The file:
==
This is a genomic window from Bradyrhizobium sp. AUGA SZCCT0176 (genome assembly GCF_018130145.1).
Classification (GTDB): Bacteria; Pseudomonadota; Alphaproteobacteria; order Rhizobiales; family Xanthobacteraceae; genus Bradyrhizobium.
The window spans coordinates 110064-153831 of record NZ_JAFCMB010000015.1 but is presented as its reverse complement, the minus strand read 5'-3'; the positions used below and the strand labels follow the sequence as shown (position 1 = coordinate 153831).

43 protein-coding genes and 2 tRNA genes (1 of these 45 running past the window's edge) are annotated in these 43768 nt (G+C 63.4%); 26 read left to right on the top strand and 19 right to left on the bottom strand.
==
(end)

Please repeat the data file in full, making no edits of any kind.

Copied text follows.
This is a genomic window from Bradyrhizobium sp. AUGA SZCCT0176 (genome assembly GCF_018130145.1).
Classification (GTDB): Bacteria; Pseudomonadota; Alphaproteobacteria; order Rhizobiales; family Xanthobacteraceae; genus Bradyrhizobium.
The window spans coordinates 110064-153831 of record NZ_JAFCMB010000015.1 but is presented as its reverse complement, the minus strand read 5'-3'; the positions used below and the strand labels follow the sequence as shown (position 1 = coordinate 153831).

43 protein-coding genes and 2 tRNA genes (1 of these 45 running past the window's edge) are annotated in these 43768 nt (G+C 63.4%); 26 read left to right on the top strand and 19 right to left on the bottom strand.